LONDON – Up to a million ARM processor cores are going to be linked together to simulate the workings of the human brain in a research project in the U.K. Chips, designed at Manchester University and manufactured in Taiwan, form the building blocks for a massively parallel computer called SpiNNaker (Spiking Neural Network architecture). The specialized chips, based on an old ARM instruction set architecture, were delivered to the university last month where they have subsequently passed functionality tests.
SpiNNaker is a joint project between the universities of Manchester, Southampton, Cambridge and Sheffield and has been funded with a £5 million (about $8 million) government grant. Professor Steve Furber of the University of Manchester has been studying brain function and architecture for several years, but is also well known as one of the co-designers of the Acorn RISC Machine, a microprocessor that is the forerunner of today's ARM processor cores.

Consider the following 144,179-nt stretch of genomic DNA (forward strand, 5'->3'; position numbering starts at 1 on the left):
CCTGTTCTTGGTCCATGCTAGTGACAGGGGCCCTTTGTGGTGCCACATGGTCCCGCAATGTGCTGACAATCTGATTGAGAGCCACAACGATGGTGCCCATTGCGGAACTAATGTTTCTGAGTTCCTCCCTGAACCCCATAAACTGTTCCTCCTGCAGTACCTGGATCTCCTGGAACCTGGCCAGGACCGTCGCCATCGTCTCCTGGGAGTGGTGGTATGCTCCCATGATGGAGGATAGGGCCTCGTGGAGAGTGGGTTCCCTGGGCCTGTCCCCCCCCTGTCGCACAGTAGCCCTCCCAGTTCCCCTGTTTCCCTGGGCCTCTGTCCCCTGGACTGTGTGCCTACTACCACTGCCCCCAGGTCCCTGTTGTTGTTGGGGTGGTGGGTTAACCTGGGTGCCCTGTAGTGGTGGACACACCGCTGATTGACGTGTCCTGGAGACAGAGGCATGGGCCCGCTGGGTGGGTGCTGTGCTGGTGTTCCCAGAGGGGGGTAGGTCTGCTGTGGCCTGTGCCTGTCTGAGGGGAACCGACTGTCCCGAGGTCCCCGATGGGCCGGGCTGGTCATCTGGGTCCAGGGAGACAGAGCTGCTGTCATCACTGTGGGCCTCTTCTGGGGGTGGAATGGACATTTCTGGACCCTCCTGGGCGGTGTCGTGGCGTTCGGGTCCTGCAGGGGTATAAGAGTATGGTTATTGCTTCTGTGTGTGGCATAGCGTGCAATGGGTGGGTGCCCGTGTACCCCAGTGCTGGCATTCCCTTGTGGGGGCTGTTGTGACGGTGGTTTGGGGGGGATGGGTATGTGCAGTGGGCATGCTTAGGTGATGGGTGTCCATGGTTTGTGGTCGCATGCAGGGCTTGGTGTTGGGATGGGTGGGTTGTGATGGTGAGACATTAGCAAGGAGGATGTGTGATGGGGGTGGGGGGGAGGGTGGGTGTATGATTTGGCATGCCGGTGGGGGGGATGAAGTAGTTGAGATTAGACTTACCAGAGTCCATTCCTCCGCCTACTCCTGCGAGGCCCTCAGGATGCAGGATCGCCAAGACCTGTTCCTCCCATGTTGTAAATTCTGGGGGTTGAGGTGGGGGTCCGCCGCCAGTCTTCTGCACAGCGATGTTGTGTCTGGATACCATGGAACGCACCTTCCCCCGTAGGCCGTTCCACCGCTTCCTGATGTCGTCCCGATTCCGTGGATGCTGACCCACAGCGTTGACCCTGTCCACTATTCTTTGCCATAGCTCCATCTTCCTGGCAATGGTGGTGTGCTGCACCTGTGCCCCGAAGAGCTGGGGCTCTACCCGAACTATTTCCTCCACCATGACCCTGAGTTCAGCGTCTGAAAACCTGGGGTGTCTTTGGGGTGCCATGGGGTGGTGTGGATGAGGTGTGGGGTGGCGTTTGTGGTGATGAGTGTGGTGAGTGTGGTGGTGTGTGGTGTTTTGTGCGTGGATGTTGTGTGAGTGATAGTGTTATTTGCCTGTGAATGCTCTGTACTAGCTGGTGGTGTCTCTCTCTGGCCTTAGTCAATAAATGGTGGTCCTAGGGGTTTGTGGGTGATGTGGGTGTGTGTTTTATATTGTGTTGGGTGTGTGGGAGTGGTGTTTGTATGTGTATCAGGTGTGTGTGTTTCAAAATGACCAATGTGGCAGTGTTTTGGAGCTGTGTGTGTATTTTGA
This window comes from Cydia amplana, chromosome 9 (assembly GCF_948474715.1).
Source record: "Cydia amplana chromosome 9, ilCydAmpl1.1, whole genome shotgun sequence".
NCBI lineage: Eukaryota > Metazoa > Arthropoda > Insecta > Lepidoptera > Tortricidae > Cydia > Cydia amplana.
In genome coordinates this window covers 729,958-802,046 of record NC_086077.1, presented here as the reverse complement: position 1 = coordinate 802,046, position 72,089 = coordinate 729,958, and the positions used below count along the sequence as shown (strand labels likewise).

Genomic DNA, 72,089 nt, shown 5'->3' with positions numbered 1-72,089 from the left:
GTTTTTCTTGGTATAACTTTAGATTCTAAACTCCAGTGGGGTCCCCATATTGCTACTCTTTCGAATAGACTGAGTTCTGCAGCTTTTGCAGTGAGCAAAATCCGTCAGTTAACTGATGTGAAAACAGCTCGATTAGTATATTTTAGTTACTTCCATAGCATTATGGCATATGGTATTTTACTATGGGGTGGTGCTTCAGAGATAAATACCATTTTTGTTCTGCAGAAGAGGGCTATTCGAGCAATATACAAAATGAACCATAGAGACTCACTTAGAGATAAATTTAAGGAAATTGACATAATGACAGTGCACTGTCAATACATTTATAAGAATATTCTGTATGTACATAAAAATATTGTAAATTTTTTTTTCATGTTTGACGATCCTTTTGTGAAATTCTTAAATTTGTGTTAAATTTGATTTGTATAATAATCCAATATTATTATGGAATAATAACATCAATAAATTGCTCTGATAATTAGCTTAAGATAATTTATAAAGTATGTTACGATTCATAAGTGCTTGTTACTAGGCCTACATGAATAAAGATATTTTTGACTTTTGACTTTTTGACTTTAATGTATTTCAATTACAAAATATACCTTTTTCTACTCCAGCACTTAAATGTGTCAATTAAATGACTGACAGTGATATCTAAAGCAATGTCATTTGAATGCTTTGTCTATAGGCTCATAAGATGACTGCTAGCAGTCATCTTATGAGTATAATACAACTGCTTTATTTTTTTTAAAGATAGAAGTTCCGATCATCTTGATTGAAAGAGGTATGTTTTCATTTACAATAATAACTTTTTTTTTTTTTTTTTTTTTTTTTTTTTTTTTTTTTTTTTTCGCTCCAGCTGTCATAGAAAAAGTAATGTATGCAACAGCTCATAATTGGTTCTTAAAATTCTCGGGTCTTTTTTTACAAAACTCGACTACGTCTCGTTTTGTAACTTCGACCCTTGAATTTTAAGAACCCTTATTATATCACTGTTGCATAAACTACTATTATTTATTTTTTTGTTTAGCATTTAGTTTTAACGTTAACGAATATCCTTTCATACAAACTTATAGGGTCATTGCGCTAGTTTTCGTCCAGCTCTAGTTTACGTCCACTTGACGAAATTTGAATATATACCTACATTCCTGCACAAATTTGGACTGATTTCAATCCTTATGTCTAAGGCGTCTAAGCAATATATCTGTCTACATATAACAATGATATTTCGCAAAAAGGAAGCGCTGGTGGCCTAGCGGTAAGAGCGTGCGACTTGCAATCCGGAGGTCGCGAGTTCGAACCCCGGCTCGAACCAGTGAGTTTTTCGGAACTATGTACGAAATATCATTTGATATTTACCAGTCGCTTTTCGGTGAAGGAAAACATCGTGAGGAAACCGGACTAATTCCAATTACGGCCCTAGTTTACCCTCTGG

"We have small simulations running now, and will be scaling up over the next 18 months," said Professor Furber.
There are about 100 billion neurons with 1,000 trillion connections in the human brain. Even a machine with one million of the specialized ARM processor cores developed at Manchester would only allow modeling of about 1 percent of the human brain, the researchers said.
Neurons in the brain transmit information as analog electrical spikes. In the SpiNNaker machine these will be modeled as packets of descriptive data. The neuronal processing of these spikes is then run as models or virtual neurons running on the ARM processors. The architecture and use of packetized digital data means that SpiNNaker can transmit spikes as quickly as the brain with many fewer physical connections.